Place-Based learning

By: 
Cade Bare
Thursday, November 7, 2019
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Photo by Cade Bare

On October 22, students in grades 7 through 12 from Reed Point Schools visited the Little Bighorn Battlefield National Monument with history teacher Allen McCarty, and English teacher Misty Ketola in order to promote student understanding of local history, immerse them in Montana Indian Education for All, and engage the students beyond the four walls of their classrooms.

During the 2018-2019 academic year, both McCarty and Ketola attended a workshop offered by the Elk River Writing Project in which they learned about the importance of “place-based learning.” After, the two teachers decided to collaborate and build a program at Reed Point Schools with a solid foundation of learning that extends outside the traditional school setting. McCarty stated, “Place-based learning allows the student to sometimes emulate real practices in the subject area, and it also offers the opportunity to be more interactive (engaging) than in the traditional classroom setting.”

In June 2019, Ketola attended the TOLI Satellite Seminar for Holocaust education in Billings, again offered to educators through the Elk River Writing Project. The week-long course integrated holocaust education with Montana Indian Education for All (IEFA), and it included a day long excursion to sites such as: the Battle of the Rosebud, Deer Medicine Rocks (site where Sitting Bull carved his vision), Little Bighorn Battlefield National Monument, and more. According to Ketola, “This gave me the chance to better understand the importance of teaching both the holocaust and IEFA, and it showed me first hand how effective place-based learning can be for students.”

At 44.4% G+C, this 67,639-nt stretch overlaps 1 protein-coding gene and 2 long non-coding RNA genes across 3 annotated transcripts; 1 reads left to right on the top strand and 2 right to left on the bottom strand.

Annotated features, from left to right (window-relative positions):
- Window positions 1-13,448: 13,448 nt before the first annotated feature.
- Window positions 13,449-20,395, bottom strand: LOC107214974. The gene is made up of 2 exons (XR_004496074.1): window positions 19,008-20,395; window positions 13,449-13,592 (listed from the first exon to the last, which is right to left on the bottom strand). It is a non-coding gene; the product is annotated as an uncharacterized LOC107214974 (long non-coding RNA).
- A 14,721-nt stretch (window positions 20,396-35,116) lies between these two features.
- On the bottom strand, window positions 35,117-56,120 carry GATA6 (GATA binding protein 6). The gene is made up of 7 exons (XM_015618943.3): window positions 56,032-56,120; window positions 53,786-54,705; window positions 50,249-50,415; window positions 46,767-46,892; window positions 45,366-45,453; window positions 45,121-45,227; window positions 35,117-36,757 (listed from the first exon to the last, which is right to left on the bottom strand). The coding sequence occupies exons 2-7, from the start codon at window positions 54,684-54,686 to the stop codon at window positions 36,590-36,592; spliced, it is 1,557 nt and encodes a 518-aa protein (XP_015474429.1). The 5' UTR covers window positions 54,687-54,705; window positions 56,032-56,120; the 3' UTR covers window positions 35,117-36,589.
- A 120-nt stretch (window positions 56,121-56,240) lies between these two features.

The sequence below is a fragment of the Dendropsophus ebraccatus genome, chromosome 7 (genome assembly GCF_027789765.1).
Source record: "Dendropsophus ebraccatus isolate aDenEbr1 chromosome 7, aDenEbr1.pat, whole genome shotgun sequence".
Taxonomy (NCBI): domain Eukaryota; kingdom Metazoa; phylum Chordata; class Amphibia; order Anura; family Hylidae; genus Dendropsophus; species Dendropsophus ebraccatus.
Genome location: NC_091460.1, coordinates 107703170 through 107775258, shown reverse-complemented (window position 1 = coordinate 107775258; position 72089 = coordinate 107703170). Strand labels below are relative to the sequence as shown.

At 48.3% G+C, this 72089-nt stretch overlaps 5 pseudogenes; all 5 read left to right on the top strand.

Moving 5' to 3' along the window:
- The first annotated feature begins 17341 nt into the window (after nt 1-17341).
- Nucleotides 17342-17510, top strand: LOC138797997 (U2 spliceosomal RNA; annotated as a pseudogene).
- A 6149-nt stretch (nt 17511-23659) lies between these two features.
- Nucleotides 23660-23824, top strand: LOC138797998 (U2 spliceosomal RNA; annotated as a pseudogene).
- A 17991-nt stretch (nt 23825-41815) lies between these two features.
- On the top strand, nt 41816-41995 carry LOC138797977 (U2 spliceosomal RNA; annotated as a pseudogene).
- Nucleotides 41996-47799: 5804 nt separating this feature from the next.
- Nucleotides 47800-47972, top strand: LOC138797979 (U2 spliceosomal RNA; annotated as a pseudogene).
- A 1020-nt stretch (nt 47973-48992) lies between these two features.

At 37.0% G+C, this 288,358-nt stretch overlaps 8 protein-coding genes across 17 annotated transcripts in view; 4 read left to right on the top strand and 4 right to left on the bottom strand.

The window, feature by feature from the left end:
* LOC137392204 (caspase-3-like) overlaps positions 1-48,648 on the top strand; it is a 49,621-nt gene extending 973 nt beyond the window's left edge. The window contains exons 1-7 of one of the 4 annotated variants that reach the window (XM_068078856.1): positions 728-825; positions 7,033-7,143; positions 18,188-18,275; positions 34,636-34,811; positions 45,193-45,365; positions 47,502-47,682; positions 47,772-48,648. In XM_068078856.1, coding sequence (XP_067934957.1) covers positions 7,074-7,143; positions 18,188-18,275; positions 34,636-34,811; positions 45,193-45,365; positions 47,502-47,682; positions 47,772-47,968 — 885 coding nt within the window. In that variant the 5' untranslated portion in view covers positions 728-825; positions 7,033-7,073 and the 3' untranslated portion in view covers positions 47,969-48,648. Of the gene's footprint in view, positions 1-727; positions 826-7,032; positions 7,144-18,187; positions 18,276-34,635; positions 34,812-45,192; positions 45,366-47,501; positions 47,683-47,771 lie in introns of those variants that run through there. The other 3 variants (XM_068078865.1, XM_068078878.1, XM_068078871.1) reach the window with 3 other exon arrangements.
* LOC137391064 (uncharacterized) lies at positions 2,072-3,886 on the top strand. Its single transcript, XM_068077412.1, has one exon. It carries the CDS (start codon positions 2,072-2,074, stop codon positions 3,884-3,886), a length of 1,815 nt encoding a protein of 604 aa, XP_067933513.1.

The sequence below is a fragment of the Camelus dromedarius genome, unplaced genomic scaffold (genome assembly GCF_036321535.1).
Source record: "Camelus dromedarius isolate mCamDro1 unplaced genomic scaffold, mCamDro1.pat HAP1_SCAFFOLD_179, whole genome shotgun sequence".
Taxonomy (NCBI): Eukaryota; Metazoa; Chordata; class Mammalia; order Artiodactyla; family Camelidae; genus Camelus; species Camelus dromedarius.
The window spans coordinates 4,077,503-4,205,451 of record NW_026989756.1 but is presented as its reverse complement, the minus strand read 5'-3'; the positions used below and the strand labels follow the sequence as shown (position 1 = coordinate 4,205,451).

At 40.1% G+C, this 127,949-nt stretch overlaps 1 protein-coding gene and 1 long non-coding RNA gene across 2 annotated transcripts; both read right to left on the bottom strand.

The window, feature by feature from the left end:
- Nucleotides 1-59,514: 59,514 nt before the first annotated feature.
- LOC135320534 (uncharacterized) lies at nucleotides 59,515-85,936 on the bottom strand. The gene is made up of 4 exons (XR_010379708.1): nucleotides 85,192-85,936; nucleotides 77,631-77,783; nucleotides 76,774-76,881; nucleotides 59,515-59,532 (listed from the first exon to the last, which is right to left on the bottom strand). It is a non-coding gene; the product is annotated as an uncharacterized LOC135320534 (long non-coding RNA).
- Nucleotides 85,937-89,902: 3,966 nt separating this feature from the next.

During the recent visit to the Little Bighorn Battlefield National Monument, students journaled about their experience and will expand their journal writings for a presentation later this winter where they will showcase their culminating project. For their final project, students will create a gallery walk for the community. They will share information about both the holocaust and local Montana history. The gallery walk will also include written pieces from the students in order for them to share their writing skills, and their own comprehension of these historical events.

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